New Zealand is famous for its endemic wildlife and unusual animals, being an island with no major ground predators (until the arrival of man) many bird species have become flightless and large-bodied and have diverged from their mainland cousins. There are four bird species native to New Zealand that are included in my 70’s book ‘The World’s Vanishing Birds’ by Littlewood and Ovenden, let’s see how they are faring in 2016.

Brown Teal – this not-quite-flightless duck was, when my book was published, considered a subspecies of Anas auklandica but has since been given full species status as Anas chlorotis. The book states that it was restricted to the northern peninsula and various small islands, it does not give details on the reason for its decline but according to IUCN it was threatened by predation from introduced mammals, over-hunting and wetland drainage. When its population reached dangerous levels around the turn of the century intensive management was started, this included a captive breeding programme, predator control and re-introductions to other areas of the island. It was classified as Endangered up until 2012 but has recently been down-listed to Near-Threatened thanks to an increasing population (now around 2500) and increased range. It has only just been turned back from the brink and still needs to be watched closely, but its future looks positive.

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Brown Teal

Shore Plover – Thinornis novaeseelandiae was once found all around the coast of its native New Zealand but with the introduction of ground predators such as rats its population crashed until it was only found on one island – Rangatira. According to my book only 140 birds remained in 1961. This is a pretty, well-marked wader that nests on the ground under logs or rocks (as protection from aerial predators) and feeds on invertebrates in rock pools, it needs open ground for nesting so has suffered loss of habitat in places where grazing has stopped. This plover is Endangered and not far off having the word ‘critically’ added to that classification, fortunately work is under way to save this species. Numerous attempts have been made to establish new populations on other pest-free islands using birds from a captive-breeding programme. This has had failures and successes; there is now a good population on a private island and a small colony on another near Rangatira, yet the total world population still only stands at around 250 individuals. Hopefully this will increase and new, healthy populations established on other islands.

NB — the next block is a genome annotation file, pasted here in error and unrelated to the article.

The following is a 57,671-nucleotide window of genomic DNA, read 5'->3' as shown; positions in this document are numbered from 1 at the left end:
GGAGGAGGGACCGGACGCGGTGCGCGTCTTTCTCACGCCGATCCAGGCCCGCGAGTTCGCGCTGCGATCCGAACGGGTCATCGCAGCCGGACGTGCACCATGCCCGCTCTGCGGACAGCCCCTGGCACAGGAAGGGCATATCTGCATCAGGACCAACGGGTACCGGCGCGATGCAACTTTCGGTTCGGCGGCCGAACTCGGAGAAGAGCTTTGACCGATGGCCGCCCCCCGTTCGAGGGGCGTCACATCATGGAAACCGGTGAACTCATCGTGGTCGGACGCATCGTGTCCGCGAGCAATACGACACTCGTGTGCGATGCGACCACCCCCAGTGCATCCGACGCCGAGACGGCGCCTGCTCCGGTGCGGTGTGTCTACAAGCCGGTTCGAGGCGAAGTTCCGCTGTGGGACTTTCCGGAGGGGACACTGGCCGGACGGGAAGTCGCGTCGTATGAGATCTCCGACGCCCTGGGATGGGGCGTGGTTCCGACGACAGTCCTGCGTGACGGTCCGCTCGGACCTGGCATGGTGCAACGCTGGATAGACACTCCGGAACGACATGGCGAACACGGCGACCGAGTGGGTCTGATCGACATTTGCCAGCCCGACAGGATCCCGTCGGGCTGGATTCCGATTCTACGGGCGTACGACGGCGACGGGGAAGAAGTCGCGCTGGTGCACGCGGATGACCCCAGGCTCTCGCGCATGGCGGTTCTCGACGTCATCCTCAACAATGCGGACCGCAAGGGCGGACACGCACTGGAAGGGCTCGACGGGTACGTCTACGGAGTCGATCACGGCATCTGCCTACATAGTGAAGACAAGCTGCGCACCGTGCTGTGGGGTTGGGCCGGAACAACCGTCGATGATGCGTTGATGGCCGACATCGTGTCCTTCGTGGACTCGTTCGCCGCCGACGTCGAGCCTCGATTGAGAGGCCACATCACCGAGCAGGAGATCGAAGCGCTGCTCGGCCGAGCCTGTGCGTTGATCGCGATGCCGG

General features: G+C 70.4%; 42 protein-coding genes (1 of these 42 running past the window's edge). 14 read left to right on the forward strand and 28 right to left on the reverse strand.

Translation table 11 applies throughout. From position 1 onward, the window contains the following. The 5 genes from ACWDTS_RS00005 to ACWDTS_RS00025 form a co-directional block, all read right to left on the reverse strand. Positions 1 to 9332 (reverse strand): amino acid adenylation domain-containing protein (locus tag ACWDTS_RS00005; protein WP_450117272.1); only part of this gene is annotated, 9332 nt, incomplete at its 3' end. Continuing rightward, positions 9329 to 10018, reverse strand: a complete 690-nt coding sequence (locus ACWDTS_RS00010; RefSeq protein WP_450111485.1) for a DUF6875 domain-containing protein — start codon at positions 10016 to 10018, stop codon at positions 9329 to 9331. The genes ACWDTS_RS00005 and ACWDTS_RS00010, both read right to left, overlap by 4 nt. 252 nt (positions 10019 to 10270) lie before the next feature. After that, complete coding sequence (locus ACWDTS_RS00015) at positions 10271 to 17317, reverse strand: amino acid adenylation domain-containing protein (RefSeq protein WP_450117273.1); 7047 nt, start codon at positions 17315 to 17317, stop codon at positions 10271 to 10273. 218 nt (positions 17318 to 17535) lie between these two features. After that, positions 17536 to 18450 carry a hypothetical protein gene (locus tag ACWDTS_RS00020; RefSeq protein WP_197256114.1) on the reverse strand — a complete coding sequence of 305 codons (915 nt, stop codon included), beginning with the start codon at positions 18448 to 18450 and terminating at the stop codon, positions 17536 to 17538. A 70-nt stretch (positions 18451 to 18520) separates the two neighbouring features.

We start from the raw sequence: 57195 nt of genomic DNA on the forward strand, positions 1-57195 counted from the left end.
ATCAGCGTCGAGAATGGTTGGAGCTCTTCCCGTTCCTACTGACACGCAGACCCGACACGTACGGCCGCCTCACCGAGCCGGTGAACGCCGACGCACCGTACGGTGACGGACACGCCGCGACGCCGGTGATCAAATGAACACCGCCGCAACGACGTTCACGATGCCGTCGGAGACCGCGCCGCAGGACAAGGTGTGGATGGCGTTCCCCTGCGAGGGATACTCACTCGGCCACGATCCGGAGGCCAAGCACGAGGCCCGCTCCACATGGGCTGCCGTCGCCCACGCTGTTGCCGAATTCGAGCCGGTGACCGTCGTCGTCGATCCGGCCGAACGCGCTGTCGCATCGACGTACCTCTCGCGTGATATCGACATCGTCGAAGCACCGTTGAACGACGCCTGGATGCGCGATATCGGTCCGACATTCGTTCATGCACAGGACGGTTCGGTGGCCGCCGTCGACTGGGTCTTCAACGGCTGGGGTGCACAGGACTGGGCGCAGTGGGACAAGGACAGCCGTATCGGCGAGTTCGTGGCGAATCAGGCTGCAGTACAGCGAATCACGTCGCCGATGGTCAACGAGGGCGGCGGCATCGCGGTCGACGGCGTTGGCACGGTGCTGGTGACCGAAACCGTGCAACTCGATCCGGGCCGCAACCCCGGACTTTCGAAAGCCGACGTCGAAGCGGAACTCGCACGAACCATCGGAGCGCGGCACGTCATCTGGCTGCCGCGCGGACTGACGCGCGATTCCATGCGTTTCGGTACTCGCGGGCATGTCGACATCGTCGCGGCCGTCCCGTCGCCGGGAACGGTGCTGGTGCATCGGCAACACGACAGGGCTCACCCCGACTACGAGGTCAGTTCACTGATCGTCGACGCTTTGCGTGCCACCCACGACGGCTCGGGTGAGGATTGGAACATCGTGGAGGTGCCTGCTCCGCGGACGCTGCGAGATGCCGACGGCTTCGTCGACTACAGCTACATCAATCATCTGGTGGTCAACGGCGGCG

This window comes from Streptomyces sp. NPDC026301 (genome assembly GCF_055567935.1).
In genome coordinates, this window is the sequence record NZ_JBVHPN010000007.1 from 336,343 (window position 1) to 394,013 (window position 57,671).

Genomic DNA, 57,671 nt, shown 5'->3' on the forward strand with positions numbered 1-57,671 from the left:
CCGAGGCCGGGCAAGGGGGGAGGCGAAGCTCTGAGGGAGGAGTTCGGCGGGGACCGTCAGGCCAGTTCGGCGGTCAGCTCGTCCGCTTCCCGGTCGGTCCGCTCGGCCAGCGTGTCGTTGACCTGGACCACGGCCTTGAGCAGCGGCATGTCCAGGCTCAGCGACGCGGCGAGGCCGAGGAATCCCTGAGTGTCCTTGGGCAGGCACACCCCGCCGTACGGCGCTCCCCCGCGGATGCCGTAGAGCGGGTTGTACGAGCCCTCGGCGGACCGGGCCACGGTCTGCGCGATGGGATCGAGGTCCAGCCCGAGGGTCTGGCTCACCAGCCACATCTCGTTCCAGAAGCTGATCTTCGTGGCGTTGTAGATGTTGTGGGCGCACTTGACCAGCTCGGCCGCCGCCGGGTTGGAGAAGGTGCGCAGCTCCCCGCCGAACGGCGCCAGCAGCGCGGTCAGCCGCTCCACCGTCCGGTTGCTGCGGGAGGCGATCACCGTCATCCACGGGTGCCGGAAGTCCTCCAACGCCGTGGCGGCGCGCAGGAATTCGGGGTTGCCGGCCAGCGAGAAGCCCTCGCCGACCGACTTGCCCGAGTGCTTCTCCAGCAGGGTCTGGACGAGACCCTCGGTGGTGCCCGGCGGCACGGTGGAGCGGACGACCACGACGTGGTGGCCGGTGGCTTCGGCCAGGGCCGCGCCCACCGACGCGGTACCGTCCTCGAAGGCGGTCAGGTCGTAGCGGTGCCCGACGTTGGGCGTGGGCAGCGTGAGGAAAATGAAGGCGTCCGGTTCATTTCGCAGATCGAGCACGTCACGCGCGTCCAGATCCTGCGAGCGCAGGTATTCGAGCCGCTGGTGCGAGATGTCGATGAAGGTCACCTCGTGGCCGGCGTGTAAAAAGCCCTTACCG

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Adult Shore Plover

Takahe – (main picture) This is a fairly famous bird due to its presumed extinction and rediscovery in the mid-twentieth century, it is the largest Rail species in the world and completely flightless. In the book it is claimed only 300 birds remained in the Murchison mountains on South Island where they were re-discovered and that they are declining due to infertility. Unfortunately not much has changed in the past four decades; it is still endangered, the total population is only just over 300 individuals (350, but not all are mature) and is still suffering infertility thanks to inbreeding. What has changed is its range; new populations have been established on predator-free islands, there is captive-breeding and its habitat (alpine grassland) is managed sympathetically, which includes deer culling as they directly compete with the Takahe for food. The future is uncertain because of the low rate of reproduction and inbreeding problems which make any increases in the population very slow, but the Takahe is at present stable and well-protected.

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Kakapo

Kakapo – Everyone knows the Kakapo; the only flightless parrot, the heaviest parrot, a herbivorous parrot, one of the longest-living birds, makes a strange Bittern-like booming call, has a polygynous lek, is nocturnal, sexually dimorphic in size and has a low metabolic rate. This is indeed a unique bird, it is also a very rare one, my book says that ‘It is dying out because forests are being cleared and predatory mammals are being introduced.’ and that in 1961 there were less than 100 Kakapo left on South Island. Today it is Critically Endangered and only found on four islands; Codfish, Anchor, Chalky and Maud with most of the population on Codfish and Anchor islands. As with all flightless birds it is threatened by introduced ground predators, especially cats, a recovery is also severely hampered by low egg fertility and painfully slow reproductive rates. As of 2014 there are just 126 Kakapo in existence, two islands – Resolution and Secretary – are in the process of ecological restoration with the aim of establishing Kakapo there in the future.

A mixed bag, the Brown Teal and Shore Plover are increasing with a lot of human help but the Kakapo and Takahe are barely in a better position than in 1972 despite intensive management, and have uncertain futures. As to be expected with island species the main threats are introduced predators, mostly cats, mustelids and rats, habitat loss is always a problem when there is limited space and a large and increasing human population.

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